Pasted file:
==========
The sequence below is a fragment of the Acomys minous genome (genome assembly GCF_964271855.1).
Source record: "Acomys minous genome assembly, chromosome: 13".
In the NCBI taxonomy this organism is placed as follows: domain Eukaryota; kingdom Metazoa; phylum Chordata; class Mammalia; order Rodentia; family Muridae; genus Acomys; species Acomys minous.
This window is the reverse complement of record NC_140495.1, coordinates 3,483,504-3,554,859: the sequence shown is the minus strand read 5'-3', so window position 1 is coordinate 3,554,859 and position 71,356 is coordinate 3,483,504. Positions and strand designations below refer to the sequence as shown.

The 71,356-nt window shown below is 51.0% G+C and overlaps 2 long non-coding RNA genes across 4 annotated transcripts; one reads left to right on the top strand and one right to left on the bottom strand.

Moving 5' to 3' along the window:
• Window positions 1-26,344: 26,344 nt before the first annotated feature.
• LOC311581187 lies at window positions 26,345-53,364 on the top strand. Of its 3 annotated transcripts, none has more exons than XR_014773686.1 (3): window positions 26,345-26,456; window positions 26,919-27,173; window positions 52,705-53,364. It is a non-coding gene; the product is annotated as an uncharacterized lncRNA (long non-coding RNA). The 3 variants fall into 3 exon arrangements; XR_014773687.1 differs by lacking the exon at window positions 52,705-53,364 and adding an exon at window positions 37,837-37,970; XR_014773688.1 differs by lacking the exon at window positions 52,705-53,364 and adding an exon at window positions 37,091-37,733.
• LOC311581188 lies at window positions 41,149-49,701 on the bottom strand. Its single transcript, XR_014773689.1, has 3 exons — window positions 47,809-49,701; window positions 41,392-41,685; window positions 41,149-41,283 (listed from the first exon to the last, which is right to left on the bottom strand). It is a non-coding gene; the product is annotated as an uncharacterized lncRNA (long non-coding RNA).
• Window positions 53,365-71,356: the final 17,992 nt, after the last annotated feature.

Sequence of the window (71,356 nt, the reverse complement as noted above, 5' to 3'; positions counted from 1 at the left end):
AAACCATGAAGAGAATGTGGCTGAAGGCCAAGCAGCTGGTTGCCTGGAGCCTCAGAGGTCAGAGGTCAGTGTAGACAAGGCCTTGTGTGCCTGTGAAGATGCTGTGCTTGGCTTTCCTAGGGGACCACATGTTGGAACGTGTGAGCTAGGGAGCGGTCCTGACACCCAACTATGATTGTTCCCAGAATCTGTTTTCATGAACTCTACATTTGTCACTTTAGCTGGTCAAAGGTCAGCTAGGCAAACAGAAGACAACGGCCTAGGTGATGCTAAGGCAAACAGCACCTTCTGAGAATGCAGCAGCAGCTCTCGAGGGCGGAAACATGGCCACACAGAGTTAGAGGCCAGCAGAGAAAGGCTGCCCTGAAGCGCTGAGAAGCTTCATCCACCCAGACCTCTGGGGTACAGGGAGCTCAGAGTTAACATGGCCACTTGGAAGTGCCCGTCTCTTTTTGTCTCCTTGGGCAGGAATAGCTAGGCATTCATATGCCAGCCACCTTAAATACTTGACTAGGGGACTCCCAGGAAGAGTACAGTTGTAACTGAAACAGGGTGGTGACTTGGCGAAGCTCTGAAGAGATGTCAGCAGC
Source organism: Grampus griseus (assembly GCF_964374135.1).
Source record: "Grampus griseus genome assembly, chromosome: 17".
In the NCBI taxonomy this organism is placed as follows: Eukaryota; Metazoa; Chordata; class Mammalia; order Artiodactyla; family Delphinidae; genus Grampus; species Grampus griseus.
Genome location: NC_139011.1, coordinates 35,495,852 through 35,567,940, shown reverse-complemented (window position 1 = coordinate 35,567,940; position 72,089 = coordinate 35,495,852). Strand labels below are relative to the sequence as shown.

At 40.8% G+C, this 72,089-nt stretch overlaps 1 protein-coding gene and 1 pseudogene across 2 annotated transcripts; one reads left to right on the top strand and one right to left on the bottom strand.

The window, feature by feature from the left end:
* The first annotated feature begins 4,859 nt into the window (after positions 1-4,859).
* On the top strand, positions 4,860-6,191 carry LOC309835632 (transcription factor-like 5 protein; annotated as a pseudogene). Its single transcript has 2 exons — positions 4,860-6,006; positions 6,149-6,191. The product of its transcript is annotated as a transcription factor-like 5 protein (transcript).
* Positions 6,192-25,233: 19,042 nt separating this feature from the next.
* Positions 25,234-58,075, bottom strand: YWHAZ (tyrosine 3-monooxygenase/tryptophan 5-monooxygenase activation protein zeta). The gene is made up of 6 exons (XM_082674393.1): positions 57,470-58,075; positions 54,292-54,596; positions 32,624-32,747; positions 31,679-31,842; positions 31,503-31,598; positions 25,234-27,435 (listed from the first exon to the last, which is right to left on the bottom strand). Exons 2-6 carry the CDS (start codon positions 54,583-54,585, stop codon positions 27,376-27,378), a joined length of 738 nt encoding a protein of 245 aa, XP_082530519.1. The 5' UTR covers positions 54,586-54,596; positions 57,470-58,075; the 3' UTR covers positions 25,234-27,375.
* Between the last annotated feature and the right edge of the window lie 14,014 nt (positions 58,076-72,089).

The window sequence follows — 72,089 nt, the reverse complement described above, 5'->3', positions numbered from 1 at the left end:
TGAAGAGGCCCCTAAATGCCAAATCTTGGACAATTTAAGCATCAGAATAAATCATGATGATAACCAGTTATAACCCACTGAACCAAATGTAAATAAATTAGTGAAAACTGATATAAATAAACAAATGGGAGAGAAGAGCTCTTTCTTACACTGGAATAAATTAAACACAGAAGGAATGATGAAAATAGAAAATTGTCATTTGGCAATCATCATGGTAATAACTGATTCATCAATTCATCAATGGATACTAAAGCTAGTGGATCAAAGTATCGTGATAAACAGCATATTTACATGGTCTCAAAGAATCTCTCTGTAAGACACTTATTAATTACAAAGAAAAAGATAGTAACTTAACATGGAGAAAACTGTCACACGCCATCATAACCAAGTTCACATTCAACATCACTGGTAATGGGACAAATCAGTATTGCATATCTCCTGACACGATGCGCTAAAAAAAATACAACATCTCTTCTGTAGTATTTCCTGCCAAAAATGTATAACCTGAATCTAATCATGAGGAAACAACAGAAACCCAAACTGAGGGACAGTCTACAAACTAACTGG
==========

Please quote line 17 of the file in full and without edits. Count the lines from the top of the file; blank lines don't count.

At 40.8% G+C, this 72,089-nt stretch overlaps 1 protein-coding gene and 1 pseudogene across 2 annotated transcripts; one reads left to right on the top strand and one right to left on the bottom strand.